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Married hedge fund manager accuses psychologist of trapping him in $250K mistress relationship

Michael Pollack married NYC hedge funder sues Heidi Kling Union Square psychologist $250K in mistress money.
Married hedge funder sues NYC psychologist
Michael Pollack married NYC hedge funder sues Heidi Kling Union Square psychologist $250K in mistress money.

Michael Pollack married NYC hedge fund manager sues Heidi Kling Union Square psychologist for $250K alleging she seduced him out of $250K in mistress money during therapy sessions over the course of ten years. 

At what point does one realise they are being taken advantage of and at what point does one realise they are also complicit in their own misery and cuckoldry?

A NYC hedge fund manager has accused a Union Square psychologist of preying on his vulnerability and seducing him during office visits over the course of a decade to the tune of $250K. 

Married father-of-two Michael Pollack, 46, claims he was duped into believing he was ‘trapped’ in his marriage by New York City therapist Heidi Kling, 58, according to a lawsuit. 

The duo were involved in a secret relationship for 10 years, after he began seeing the therapist during the 2008 financial crisis, reports the New York Post

Throughout their affair, Pollack frequently gave Kling large sums of money at the end of his raunchy therapy sessions, which he claims amounted to over $250,000 by the time they parted ways. A sum of money which he ascribes tantamount to ‘mistress money’.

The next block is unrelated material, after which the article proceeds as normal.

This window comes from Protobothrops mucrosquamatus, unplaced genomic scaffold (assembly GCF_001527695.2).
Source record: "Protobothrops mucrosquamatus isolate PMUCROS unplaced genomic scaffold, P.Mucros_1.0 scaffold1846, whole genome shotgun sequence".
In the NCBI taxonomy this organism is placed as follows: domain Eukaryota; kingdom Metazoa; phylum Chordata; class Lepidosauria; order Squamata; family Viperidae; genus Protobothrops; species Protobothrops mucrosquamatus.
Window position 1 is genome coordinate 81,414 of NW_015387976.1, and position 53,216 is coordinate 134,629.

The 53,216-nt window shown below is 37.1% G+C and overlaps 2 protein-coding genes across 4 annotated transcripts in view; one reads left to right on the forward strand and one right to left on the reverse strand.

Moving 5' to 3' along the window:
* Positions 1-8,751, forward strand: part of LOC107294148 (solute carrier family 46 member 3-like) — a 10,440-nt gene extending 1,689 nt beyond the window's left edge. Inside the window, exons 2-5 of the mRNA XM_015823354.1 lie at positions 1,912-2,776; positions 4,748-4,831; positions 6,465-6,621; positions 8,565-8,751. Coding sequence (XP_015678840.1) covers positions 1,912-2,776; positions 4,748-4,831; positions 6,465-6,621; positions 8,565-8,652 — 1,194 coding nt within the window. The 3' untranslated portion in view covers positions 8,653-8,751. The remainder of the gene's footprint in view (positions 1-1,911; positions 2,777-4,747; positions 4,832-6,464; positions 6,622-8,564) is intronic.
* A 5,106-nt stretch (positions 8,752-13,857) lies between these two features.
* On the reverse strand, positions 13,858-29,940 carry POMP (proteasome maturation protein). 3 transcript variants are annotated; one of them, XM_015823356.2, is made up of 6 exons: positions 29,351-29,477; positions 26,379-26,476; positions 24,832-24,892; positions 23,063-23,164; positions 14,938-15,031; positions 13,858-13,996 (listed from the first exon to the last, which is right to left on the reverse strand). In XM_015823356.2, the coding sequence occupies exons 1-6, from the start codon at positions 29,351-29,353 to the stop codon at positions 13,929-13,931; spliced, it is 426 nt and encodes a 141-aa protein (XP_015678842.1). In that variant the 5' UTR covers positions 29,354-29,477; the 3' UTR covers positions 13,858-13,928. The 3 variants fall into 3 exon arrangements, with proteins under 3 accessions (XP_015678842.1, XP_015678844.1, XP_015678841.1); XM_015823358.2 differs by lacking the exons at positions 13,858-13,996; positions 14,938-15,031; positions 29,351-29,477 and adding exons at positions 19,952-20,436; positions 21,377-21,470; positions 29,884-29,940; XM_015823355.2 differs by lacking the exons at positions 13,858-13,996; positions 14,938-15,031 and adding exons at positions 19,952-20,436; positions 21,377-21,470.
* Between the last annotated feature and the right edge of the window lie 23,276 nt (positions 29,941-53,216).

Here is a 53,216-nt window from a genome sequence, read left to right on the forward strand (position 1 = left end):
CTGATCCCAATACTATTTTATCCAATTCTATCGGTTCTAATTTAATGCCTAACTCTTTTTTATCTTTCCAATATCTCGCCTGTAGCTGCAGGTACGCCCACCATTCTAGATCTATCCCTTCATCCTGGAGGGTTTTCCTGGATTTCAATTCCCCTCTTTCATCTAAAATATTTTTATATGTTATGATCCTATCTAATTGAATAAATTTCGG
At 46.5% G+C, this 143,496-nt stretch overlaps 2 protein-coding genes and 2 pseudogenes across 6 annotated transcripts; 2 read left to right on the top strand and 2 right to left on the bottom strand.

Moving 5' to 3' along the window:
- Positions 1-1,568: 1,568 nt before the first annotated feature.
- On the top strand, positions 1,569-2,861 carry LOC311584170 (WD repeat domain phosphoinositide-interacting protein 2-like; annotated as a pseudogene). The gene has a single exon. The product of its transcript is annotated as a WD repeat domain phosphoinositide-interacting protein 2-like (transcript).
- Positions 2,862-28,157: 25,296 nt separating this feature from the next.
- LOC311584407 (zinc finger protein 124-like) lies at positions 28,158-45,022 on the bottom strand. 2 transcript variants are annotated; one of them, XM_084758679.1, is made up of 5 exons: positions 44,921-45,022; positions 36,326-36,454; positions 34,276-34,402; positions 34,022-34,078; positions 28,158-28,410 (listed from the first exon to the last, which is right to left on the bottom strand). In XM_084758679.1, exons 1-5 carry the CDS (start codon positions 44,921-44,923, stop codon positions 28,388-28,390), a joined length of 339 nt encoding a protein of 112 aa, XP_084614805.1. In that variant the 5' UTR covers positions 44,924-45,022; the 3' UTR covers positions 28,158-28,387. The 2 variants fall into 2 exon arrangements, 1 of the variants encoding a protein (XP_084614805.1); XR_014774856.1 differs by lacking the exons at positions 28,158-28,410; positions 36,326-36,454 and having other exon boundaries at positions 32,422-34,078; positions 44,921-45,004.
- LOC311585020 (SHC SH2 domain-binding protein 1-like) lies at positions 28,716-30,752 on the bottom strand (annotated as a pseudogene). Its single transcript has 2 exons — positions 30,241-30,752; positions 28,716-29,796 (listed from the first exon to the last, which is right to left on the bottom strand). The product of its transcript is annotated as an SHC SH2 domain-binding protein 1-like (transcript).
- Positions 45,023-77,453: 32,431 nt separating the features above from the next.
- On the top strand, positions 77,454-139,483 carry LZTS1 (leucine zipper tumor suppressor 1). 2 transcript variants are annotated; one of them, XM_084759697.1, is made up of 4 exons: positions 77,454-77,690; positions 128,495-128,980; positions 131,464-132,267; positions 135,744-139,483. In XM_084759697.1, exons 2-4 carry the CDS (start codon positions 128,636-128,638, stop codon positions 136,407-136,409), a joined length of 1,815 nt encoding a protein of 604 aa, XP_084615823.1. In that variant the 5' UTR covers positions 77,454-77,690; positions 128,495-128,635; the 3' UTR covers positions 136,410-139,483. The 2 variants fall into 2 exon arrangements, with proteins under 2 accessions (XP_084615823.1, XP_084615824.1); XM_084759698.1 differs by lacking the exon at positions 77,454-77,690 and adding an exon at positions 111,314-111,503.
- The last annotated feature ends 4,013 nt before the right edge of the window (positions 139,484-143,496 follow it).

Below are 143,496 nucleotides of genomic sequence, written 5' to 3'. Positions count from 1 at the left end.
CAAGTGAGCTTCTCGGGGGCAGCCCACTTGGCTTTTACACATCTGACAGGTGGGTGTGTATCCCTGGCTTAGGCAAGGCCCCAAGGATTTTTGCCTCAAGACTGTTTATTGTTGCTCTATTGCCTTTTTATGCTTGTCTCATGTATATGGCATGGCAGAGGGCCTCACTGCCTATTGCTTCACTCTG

Michael Pollack NYC married hedge funder sues NYC psychologist, Heidi Kling.
Michael Pollack NYC married hedge manager sues NYC psychologist, Heidi Kling. Pictured, Kling’s Manhattan therapy office.

Inspired her client to idolize and desire his therapist 

In the court filings, submitted to the Manhattan Supreme Court, Tuesday, the Wall Street investor says the shrink ‘fostered’ an emotional dependence, which led him to fork over his fortune. 

Pollack is the co-founder and CEO of the SCA Charitable Foundation, and previously worked for Wall Street hedge fund Glenhill Capital, according to his LinkedIn profile. 

He founded his charity after surviving the 2008 terror attack in Mumbai while visiting his wife’s family, with the trauma of the ordeal one of the reasons he sought help from Kling. 

But while undergoing ‘treatment’ from the therapist, the lawsuit claims she enchanted Pollack, including sending him constant flirtatious emails.  

The hedge funder admitted developing an ‘erotic interest’ in Kling after just six months, but now claims she inspired an ‘idolization’ of her to swindle him out of his fortune. 

While the two embarked on a sordid love affair, the shrink convinced Pollack that his spouse was ‘difficult to love,’ ‘extremely rigid’, and ‘highly controlling’, according to the court documents. 

Their relationship turned physical in 2011 during an intimate therapy session, where the lawsuit claims that Kling ‘took (his) hand in hers, and initiated sexual contact. The sexual contact escalated, and continued in every, single session thereafter.’ 

At least 800 romps 

He alleges that their liaison often became extremely costly, as he paid the therapist ‘thousands per week when (Kling’s) husband, Marty, was out of work’.